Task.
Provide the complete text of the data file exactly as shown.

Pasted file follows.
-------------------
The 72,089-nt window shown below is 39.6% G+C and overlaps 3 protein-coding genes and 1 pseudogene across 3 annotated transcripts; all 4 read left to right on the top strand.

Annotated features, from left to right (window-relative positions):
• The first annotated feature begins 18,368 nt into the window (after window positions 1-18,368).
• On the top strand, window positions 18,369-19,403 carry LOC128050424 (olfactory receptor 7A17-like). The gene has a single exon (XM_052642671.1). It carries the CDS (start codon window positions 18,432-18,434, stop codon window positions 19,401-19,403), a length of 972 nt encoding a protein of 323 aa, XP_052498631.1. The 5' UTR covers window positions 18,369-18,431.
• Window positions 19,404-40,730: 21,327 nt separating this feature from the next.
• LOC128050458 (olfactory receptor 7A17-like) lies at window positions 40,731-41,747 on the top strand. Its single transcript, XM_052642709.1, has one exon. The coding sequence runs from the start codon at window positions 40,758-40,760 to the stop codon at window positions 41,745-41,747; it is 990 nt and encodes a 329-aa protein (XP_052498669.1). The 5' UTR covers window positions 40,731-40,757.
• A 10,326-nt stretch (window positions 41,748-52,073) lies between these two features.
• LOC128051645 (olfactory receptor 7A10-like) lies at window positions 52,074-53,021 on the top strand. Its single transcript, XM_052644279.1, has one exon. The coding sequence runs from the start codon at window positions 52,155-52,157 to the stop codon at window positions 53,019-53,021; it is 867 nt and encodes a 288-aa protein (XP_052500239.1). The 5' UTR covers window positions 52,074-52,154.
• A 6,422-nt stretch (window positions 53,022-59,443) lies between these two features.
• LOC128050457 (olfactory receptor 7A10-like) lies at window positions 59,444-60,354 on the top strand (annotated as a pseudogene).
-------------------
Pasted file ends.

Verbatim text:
The 72,089-nt window shown below is 39.6% G+C and overlaps 3 protein-coding genes and 1 pseudogene across 3 annotated transcripts; all 4 read left to right on the top strand.

Annotated features, from left to right (window-relative positions):
• The first annotated feature begins 18,368 nt into the window (after window positions 1-18,368).
• On the top strand, window positions 18,369-19,403 carry LOC128050424 (olfactory receptor 7A17-like). The gene has a single exon (XM_052642671.1). It carries the CDS (start codon window positions 18,432-18,434, stop codon window positions 19,401-19,403), a length of 972 nt encoding a protein of 323 aa, XP_052498631.1. The 5' UTR covers window positions 18,369-18,431.
• Window positions 19,404-40,730: 21,327 nt separating this feature from the next.
• LOC128050458 (olfactory receptor 7A17-like) lies at window positions 40,731-41,747 on the top strand. Its single transcript, XM_052642709.1, has one exon. The coding sequence runs from the start codon at window positions 40,758-40,760 to the stop codon at window positions 41,745-41,747; it is 990 nt and encodes a 329-aa protein (XP_052498669.1). The 5' UTR covers window positions 40,731-40,757.
• A 10,326-nt stretch (window positions 41,748-52,073) lies between these two features.
• LOC128051645 (olfactory receptor 7A10-like) lies at window positions 52,074-53,021 on the top strand. Its single transcript, XM_052644279.1, has one exon. The coding sequence runs from the start codon at window positions 52,155-52,157 to the stop codon at window positions 53,019-53,021; it is 867 nt and encodes a 288-aa protein (XP_052500239.1). The 5' UTR covers window positions 52,074-52,154.
• A 6,422-nt stretch (window positions 53,022-59,443) lies between these two features.
• LOC128050457 (olfactory receptor 7A10-like) lies at window positions 59,444-60,354 on the top strand (annotated as a pseudogene).